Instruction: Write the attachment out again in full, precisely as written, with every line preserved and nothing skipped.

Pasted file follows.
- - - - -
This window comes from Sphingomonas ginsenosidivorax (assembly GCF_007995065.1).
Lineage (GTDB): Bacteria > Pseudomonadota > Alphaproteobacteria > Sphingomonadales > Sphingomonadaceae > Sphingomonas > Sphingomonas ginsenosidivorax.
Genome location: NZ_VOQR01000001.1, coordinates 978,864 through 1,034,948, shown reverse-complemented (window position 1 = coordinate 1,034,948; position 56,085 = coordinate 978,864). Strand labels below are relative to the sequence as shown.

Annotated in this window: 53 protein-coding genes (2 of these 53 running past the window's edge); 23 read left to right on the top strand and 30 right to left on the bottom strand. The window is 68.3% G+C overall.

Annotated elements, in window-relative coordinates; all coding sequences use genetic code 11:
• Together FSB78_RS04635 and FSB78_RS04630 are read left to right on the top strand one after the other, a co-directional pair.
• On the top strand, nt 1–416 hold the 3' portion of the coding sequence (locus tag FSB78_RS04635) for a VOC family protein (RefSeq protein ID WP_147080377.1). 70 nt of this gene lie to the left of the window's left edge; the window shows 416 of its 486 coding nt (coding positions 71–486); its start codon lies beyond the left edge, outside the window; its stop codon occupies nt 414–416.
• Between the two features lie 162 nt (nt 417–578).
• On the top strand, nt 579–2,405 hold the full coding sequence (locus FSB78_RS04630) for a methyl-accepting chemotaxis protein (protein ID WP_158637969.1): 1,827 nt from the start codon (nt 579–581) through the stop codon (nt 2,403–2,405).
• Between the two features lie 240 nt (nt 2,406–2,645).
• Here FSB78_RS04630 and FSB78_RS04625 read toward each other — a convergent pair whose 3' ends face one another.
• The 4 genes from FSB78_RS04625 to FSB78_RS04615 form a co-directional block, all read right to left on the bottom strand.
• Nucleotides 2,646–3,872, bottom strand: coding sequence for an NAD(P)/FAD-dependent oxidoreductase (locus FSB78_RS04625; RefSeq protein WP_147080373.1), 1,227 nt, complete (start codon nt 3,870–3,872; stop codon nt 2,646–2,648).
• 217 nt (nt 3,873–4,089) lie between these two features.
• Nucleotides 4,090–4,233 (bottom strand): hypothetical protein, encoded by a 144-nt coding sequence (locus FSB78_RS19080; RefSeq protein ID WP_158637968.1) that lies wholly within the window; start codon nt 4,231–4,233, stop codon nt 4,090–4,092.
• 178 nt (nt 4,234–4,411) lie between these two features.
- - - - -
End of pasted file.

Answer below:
This window comes from Sphingomonas ginsenosidivorax (assembly GCF_007995065.1).
Lineage (GTDB): Bacteria > Pseudomonadota > Alphaproteobacteria > Sphingomonadales > Sphingomonadaceae > Sphingomonas > Sphingomonas ginsenosidivorax.
Genome location: NZ_VOQR01000001.1, coordinates 978,864 through 1,034,948, shown reverse-complemented (window position 1 = coordinate 1,034,948; position 56,085 = coordinate 978,864). Strand labels below are relative to the sequence as shown.

Annotated in this window: 53 protein-coding genes (2 of these 53 running past the window's edge); 23 read left to right on the top strand and 30 right to left on the bottom strand. The window is 68.3% G+C overall.

Annotated elements, in window-relative coordinates; all coding sequences use genetic code 11:
• Together FSB78_RS04635 and FSB78_RS04630 are read left to right on the top strand one after the other, a co-directional pair.
• On the top strand, nt 1–416 hold the 3' portion of the coding sequence (locus tag FSB78_RS04635) for a VOC family protein (RefSeq protein ID WP_147080377.1). 70 nt of this gene lie to the left of the window's left edge; the window shows 416 of its 486 coding nt (coding positions 71–486); its start codon lies beyond the left edge, outside the window; its stop codon occupies nt 414–416.
• Between the two features lie 162 nt (nt 417–578).
• On the top strand, nt 579–2,405 hold the full coding sequence (locus FSB78_RS04630) for a methyl-accepting chemotaxis protein (protein ID WP_158637969.1): 1,827 nt from the start codon (nt 579–581) through the stop codon (nt 2,403–2,405).
• Between the two features lie 240 nt (nt 2,406–2,645).
• Here FSB78_RS04630 and FSB78_RS04625 read toward each other — a convergent pair whose 3' ends face one another.
• The 4 genes from FSB78_RS04625 to FSB78_RS04615 form a co-directional block, all read right to left on the bottom strand.
• Nucleotides 2,646–3,872, bottom strand: coding sequence for an NAD(P)/FAD-dependent oxidoreductase (locus FSB78_RS04625; RefSeq protein WP_147080373.1), 1,227 nt, complete (start codon nt 3,870–3,872; stop codon nt 2,646–2,648).
• 217 nt (nt 3,873–4,089) lie between these two features.
• Nucleotides 4,090–4,233 (bottom strand): hypothetical protein, encoded by a 144-nt coding sequence (locus FSB78_RS19080; RefSeq protein ID WP_158637968.1) that lies wholly within the window; start codon nt 4,231–4,233, stop codon nt 4,090–4,092.
• 178 nt (nt 4,234–4,411) lie between these two features.